Found Object: Humanities Course Materials, c.1964

Location: Discovered between books from Associate Professor Emeritus Michael Donnelly. Object: Course materials for the Humanities course sequence on “Classical Cultures” and “Medieval and Renaissance.” Observations: 1. We usually think of a syllabus as the schedule of readings and assignments for a given course, but this thick spiral-bound “syllabus” is more of a course pack. It thus follows another primary definition of “syllabus”: “the subjects of a series of lectures” (OED, def. 1a), starting — according to the Table of Contents — with “The Greeks: The People, The Country, The Mythology” and excerpts from The Illiad and ending with “Late Renaissance: Utopian Literature” and excerpts from Sir Thomas More’s Utopia. 2. At the time of publication, there was a “Kansas State Humanities Staff,” reflecting the frequency of the course offerings.  3. The cover design is an interesting combination of realistic architectural detail and surrealist optical illusion, as Greek columns float near clouds.
Location: Discovered between books from Associate Professor Emeritus Michael Donnelly. Object: Copyright page for course materials for the Humanities course sequence on “Classical Cultures” and “Medieval and Renaissance.” Observations: 1. The course materials date from 1964 in their initial publication, if not their last use. 2. “Humanities Staff” may be as close as we get to knowing the instructors involved in its collective authorship.
Location: Discovered between books from Associate Professor Emeritus Michael Donnelly. Object: Sheaf of papers tucked inside the front cover of course materials for the Humanities course sequence on “Classical Cultures” and “Medieval and Renaissance.” Observations: 1. Even though the copyright date is 1964, we can be sure that the course materials were still in use as of Spring 1980. 2. The stack of photocopied excerpts of poetry offers a reminder of how one typically assembled passages for distribution to students for class discussion or exams. Now, we’re more likely to locate a digital copy of the lines — as text or as an image — to copy and paste into a Word document.  3. It is certainly easier to reproduce and share the digital copy than to tape together those photocopied pieces!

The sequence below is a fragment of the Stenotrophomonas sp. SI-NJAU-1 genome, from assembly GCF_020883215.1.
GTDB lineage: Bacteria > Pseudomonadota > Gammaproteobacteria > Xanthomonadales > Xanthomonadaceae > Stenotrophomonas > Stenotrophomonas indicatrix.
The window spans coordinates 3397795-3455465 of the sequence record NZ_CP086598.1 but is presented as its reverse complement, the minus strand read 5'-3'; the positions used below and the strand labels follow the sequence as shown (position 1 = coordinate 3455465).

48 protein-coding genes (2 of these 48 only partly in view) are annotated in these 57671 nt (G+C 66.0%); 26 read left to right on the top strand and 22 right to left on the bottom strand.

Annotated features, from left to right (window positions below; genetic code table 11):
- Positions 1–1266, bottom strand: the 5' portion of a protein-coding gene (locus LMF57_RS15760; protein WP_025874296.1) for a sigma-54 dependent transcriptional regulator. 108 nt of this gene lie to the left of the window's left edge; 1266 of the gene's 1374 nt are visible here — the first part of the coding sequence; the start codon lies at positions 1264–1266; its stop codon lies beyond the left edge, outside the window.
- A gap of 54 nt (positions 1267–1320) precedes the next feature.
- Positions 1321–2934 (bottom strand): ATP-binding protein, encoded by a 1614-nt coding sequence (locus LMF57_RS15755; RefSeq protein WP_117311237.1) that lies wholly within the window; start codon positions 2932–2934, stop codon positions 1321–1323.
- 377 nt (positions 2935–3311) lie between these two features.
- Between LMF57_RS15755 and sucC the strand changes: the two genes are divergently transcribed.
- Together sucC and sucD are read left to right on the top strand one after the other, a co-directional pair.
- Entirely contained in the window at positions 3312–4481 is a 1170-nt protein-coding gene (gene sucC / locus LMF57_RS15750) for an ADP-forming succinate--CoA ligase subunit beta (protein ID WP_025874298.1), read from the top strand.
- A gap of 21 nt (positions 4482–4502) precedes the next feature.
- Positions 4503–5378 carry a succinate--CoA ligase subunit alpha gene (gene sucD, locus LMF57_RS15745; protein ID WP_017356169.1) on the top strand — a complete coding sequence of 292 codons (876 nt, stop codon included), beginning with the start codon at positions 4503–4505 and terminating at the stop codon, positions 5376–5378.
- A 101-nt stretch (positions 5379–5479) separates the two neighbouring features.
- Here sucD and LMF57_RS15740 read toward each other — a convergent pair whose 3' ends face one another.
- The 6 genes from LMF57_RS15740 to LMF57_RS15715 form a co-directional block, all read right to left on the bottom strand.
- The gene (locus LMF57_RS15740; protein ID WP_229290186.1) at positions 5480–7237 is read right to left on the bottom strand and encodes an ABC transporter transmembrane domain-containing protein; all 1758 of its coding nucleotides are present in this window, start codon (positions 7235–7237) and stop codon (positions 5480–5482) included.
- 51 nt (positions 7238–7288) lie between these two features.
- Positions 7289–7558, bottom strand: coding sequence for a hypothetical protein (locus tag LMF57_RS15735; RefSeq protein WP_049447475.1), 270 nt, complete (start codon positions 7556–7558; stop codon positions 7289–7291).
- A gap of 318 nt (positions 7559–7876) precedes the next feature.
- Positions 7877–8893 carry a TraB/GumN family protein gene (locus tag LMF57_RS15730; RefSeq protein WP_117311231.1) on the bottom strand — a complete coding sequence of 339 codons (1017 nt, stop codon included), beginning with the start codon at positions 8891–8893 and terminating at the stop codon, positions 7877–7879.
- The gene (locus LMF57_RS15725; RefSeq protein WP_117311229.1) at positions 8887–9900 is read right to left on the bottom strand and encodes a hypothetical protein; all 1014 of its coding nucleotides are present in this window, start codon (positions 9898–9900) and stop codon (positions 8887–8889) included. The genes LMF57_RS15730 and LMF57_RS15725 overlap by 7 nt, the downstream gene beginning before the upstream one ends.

Location: Discovered between books from Associate Professor Emeritus Michael Donnelly. Object: “Introduction” to the course materials for the Humanities course sequence on “Classical Cultures” and “Medieval and Renaissance.” Observations: 1. The definition of “Humanities” — “man’s efforts to interpret his experiences and his own nature” — could work still today, if revised for more gender inclusive language. 2. In their “Introduction,” the Humanities Staff urges students to embrace their role as scholars, noting that “interest in these fields is not limited to a few specially gifted ‘experts'” but instead available to all who are interested in exploring that which is “characteristically human.” This approach embodies the goals of K-State’s Land Grant mission: how “the university is committed to provide all students with opportunities to develop the knowledge, understanding, and skills characteristic of an educated person.” 3. Today, a range of English courses continues this goal — not only recent offerings of ENGL 230 “Classical Cultures” and ENGL 231 “Medieval and Renaissance” but also courses like ENGL 220 “Fiction into Film,” ENGL 270 “American Literature,” and ENGL 285 “Introduction to American Ethnic Literatures.” 4. Through our teaching, research and creative activity, and service, we strive to fulfill K-State’s Land Grant mission of “developing human potential, expanding knowledge, enriching cultural expression, and extending its expertise to individuals, business, education, and government” — and we’re excited to explore, with our students and colleagues, the human experiences of the 21st century.

Karin Westman, Associate Professor and Department Head

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